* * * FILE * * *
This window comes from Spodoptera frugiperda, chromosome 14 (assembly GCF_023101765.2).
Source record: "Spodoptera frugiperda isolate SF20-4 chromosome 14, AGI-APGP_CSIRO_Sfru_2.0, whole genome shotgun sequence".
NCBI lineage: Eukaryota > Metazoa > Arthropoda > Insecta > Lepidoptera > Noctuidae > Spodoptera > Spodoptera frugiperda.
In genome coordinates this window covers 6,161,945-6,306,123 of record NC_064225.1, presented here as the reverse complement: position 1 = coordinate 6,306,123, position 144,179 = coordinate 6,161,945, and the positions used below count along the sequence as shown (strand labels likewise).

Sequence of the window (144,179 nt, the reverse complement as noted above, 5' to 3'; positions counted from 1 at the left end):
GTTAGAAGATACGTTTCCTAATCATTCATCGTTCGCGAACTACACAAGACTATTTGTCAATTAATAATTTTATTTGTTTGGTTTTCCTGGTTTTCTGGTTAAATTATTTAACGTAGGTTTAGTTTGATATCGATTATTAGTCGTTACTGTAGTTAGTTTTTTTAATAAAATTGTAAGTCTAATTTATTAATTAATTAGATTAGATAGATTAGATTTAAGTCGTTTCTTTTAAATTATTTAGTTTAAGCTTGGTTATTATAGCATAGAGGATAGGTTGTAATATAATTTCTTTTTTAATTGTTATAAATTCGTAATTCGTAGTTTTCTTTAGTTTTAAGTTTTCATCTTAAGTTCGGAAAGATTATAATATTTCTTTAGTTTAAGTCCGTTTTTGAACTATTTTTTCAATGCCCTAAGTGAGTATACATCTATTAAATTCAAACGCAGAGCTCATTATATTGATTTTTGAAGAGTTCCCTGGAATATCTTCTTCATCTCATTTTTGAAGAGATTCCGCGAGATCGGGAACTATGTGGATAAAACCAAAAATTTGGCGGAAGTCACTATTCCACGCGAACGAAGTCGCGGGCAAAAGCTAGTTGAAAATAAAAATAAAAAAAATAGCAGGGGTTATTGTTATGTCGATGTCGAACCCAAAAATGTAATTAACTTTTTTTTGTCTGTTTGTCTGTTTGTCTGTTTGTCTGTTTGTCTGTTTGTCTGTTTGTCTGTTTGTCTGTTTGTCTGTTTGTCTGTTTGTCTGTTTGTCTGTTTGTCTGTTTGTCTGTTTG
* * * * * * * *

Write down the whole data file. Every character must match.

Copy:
This window comes from Spodoptera frugiperda, chromosome 14 (assembly GCF_023101765.2).
Source record: "Spodoptera frugiperda isolate SF20-4 chromosome 14, AGI-APGP_CSIRO_Sfru_2.0, whole genome shotgun sequence".
NCBI lineage: Eukaryota > Metazoa > Arthropoda > Insecta > Lepidoptera > Noctuidae > Spodoptera > Spodoptera frugiperda.
In genome coordinates this window covers 6,161,945-6,306,123 of record NC_064225.1, presented here as the reverse complement: position 1 = coordinate 6,306,123, position 144,179 = coordinate 6,161,945, and the positions used below count along the sequence as shown (strand labels likewise).

Sequence of the window (144,179 nt, the reverse complement as noted above, 5' to 3'; positions counted from 1 at the left end):
GTTAGAAGATACGTTTCCTAATCATTCATCGTTCGCGAACTACACAAGACTATTTGTCAATTAATAATTTTATTTGTTTGGTTTTCCTGGTTTTCTGGTTAAATTATTTAACGTAGGTTTAGTTTGATATCGATTATTAGTCGTTACTGTAGTTAGTTTTTTTAATAAAATTGTAAGTCTAATTTATTAATTAATTAGATTAGATAGATTAGATTTAAGTCGTTTCTTTTAAATTATTTAGTTTAAGCTTGGTTATTATAGCATAGAGGATAGGTTGTAATATAATTTCTTTTTTAATTGTTATAAATTCGTAATTCGTAGTTTTCTTTAGTTTTAAGTTTTCATCTTAAGTTCGGAAAGATTATAATATTTCTTTAGTTTAAGTCCGTTTTTGAACTATTTTTTCAATGCCCTAAGTGAGTATACATCTATTAAATTCAAACGCAGAGCTCATTATATTGATTTTTGAAGAGTTCCCTGGAATATCTTCTTCATCTCATTTTTGAAGAGATTCCGCGAGATCGGGAACTATGTGGATAAAACCAAAAATTTGGCGGAAGTCACTATTCCACGCGAACGAAGTCGCGGGCAAAAGCTAGTTGAAAATAAAAATAAAAAAAATAGCAGGGGTTATTGTTATGTCGATGTCGAACCCAAAAATGTAATTAACTTTTTTTTGTCTGTTTGTCTGTTTGTCTGTTTGTCTGTTTGTCTGTTTGTCTGTTTGTCTGTTTGTCTGTTTGTCTGTTTGTCTGTTTGTCTGTTTGTCTGTTTGTCTGTTTGTCTGTTTG